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Justin Faone v. New Jersey Department of Corrections

May 21, 2012

JUSTIN FAONE, APPELLANT,
v.
NEW JERSEY DEPARTMENT OF CORRECTIONS, RESPONDENT.



On appeal from the New Jersey Department of Corrections.

Per curiam.

NOT FOR PUBLICATION WITHOUT THE APPROVAL OF THE APPELLATE DIVISION

Submitted May 8, 2012

Before Judges Baxter and Carchman.

This is an appeal from a July 19, 2011 final agency decision of the Department of Corrections (DOC) imposing disciplinary sanctions upon New Jersey State Prison inmate Justin Faone pursuant to N.J.A.C. 10A:4-4.1. The hearing officer found Faone guilty of prohibited act *.002, assaulting any person. We affirm.

I.

The charges in question were based on the report of Senior Corrections Officer (SCO) R. Gilhooley,*fn1 who was standing behind a desk when Faone reached over and snatched the shower list off a clipboard on the desk. Faone then proceeded into the bathroom and threw the shower list in the toilet. When Gilhooley ordered Faone to return to the desk area, Faone approached Gilhooley "in an aggressive manner" and punched Gilhooley in the chest with a "closed fist." Gilhooley activated the emergency button, at which time Faone delivered a second closed fist punch, this time to Gilhooley's face. Gilhooley attempted to restrain Faone, but was unsuccessful, and the two rolled down a nearby flight of stairs. Faone ignored Gilhooley's repeated orders to cease resisting, and continued to strike Gilhooley in the face and torso, until another officer, SCO Myers, arrived at the scene and helped Gilhooley restrain and handcuff Faone.

Later that day, Lieutenant Nywening questioned Faone about the incident. Faone admitted assaulting Gilhooley. He stated, "I threw away the shower list and Gilhooley approached me about it and I hit him, then we fell down the stairs." When asked why he assaulted Gilhooley, Faone responded "I don't know. I just used bad judgment, I guess."

Faone was examined by medical staff for a laceration to his left eyebrow and other superficial abrasions. Faone admitted to the nurse that he "tried to hit the c/o [corrections officer], the c/o [then called a] code," and in the process "he fell down the steps." SCO Gilhooley was treated by the nursing staff at the prison for pain in his right hand and left pinky caused by the altercation with Faone.

On June 30, 2011, an associate administrator denied Faone's request for a polygraph examination, reasoning "[t]here is adequate information, . . . includ[ing] testimony and medical evidence, . . . for the hearing officer to determine credibility in this case [without a polygraph examination]."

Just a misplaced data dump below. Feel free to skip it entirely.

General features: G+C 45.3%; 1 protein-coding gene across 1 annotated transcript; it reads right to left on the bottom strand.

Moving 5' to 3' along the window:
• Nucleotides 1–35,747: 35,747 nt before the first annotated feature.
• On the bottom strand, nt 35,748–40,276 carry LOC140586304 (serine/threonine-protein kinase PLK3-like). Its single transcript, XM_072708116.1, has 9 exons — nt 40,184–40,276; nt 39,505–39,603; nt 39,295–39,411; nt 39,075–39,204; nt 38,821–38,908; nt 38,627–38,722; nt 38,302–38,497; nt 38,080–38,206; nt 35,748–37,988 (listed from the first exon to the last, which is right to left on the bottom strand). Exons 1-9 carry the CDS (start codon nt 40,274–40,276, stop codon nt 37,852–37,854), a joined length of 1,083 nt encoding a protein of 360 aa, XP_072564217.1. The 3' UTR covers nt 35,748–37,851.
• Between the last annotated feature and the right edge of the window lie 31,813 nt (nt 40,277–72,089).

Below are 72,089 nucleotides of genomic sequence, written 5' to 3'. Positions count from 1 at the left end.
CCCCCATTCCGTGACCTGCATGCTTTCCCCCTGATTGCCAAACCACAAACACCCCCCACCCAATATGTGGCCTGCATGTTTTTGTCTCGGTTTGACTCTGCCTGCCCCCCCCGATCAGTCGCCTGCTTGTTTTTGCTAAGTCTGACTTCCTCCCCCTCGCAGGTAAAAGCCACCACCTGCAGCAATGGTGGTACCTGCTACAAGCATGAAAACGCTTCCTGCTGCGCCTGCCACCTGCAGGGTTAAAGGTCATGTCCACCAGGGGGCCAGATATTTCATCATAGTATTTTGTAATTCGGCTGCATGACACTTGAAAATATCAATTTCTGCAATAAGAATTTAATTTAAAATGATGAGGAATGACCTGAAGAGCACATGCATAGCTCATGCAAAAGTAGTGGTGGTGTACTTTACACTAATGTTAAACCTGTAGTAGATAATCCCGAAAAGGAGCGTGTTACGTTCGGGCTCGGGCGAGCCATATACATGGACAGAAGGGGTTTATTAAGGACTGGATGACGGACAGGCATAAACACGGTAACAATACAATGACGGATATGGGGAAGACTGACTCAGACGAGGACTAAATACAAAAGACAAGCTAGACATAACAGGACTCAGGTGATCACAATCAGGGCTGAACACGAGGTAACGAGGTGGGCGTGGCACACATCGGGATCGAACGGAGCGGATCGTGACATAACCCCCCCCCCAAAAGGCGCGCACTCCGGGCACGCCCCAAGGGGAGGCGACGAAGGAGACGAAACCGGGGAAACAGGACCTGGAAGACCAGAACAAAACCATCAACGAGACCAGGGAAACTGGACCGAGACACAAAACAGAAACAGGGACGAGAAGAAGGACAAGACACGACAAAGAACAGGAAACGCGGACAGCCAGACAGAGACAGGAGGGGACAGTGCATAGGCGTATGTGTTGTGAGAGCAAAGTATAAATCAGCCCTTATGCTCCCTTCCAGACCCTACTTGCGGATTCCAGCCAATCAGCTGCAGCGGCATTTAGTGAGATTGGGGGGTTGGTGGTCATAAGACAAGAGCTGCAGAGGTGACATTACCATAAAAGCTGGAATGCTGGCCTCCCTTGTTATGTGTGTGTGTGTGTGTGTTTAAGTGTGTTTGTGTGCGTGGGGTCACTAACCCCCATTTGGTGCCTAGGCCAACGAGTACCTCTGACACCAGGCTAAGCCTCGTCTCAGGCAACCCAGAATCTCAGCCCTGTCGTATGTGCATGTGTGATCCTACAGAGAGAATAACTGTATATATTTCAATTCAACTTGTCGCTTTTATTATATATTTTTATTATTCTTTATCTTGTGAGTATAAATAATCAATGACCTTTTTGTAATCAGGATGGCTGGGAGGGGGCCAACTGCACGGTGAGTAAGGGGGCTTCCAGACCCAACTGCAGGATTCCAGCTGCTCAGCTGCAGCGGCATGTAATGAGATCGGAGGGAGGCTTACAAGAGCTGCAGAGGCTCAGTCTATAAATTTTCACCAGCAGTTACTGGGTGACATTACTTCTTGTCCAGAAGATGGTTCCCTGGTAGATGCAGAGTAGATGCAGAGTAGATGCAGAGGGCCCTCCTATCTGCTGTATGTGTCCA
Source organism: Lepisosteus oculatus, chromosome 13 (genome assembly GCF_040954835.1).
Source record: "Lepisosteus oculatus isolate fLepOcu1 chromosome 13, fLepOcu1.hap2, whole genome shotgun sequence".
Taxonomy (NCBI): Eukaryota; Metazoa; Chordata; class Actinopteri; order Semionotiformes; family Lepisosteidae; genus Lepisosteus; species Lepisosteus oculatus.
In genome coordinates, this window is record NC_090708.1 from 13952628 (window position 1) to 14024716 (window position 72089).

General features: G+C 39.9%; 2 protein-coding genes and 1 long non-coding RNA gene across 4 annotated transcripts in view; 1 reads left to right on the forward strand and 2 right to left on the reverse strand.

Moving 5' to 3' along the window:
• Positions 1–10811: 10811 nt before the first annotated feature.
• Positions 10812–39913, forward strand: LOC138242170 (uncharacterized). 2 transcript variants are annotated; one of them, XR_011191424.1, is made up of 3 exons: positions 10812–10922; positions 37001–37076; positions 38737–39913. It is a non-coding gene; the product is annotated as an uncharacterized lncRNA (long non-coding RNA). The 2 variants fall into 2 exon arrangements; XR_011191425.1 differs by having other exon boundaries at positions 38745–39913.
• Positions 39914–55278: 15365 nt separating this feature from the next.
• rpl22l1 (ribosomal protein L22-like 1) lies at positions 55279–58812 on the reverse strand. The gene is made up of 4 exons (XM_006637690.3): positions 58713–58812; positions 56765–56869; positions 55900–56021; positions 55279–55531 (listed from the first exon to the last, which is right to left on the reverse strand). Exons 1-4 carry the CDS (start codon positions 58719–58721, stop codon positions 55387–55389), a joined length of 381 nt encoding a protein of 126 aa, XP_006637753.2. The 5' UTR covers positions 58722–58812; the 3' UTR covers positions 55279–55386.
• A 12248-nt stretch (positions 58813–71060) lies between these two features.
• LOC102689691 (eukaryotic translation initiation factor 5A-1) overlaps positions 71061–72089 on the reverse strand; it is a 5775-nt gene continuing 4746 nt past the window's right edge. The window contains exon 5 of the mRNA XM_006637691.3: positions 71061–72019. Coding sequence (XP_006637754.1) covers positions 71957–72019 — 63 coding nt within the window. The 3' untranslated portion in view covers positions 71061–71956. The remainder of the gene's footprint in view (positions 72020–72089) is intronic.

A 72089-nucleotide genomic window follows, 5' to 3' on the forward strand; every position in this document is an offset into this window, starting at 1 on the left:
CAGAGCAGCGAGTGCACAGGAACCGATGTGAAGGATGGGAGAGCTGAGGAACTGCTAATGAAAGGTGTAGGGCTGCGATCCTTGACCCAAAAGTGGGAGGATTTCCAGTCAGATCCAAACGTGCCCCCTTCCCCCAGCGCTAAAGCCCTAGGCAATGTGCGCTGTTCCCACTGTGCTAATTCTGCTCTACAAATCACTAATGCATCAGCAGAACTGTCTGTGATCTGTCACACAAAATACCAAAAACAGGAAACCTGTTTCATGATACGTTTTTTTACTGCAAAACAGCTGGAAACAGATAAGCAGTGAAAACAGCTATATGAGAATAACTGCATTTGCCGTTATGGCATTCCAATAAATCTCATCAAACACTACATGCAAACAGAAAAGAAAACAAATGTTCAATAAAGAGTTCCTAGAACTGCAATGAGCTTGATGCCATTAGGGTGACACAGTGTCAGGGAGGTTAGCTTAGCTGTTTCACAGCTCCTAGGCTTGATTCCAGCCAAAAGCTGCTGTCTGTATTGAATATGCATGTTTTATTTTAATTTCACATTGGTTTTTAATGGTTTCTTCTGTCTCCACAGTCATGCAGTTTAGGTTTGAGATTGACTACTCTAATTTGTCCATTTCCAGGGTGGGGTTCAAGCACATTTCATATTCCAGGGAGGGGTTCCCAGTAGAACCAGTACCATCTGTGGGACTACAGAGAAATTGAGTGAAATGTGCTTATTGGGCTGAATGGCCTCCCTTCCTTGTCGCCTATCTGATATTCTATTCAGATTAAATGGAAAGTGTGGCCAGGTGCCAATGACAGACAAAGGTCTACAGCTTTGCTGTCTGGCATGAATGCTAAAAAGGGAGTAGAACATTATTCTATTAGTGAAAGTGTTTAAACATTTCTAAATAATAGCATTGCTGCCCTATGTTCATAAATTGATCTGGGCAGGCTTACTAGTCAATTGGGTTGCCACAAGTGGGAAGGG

After six adjournments to permit Faone and his counsel-substitute to seek confrontation of Gilhooley and Myers, present confrontation questions and request a polygraph examination of Faone, the hearing began on July 6, 2011 and concluded eight days later on July 14, 2011.*fn2 After the confrontation with SCO Myers was completed on July 14, 2011, the hearing was once again postponed to afford Faone and his counsel-substitute the opportunity to provide a written summation, which they submitted the next day.

On July 15, 2011, hearing officer R. Makarski found Faone guilty based upon the eyewitness accounts of both SCO Gilhooley and SCO Myers, as well as Faone's June 15, 2011 statement to Lieutenant Nywening, in which Faone admitted assaulting SCO Gilhooley. Makarski imposed sanctions of fifteen days detention, with credit for time served; 365 days administrative segregation; 270 days loss of commutation credit; thirty days loss of recreation privileges; and thirty days loss of access to the canteen.

Faone filed an administrative appeal. On July 19, 2011, Associate Administrator Sherry Jones modified the sanctions by rescinding the thirty days loss of canteen privileges and by suspending for sixty days the thirty days loss of recreation privileges. She upheld the remaining sanctions and affirmed the finding of guilt on the *.002 charge.

On appeal, Faone argues that the July 19, 2011 final agency decision should be reversed because: 1) the hearing officer's standard of review was insufficient; 2) the hearing officer's finding of guilt was biased and not supported by sufficient credible evidence in the record; 3) the hearing officer failed to follow applicable procedures in documenting the adjudication of the disciplinary ...


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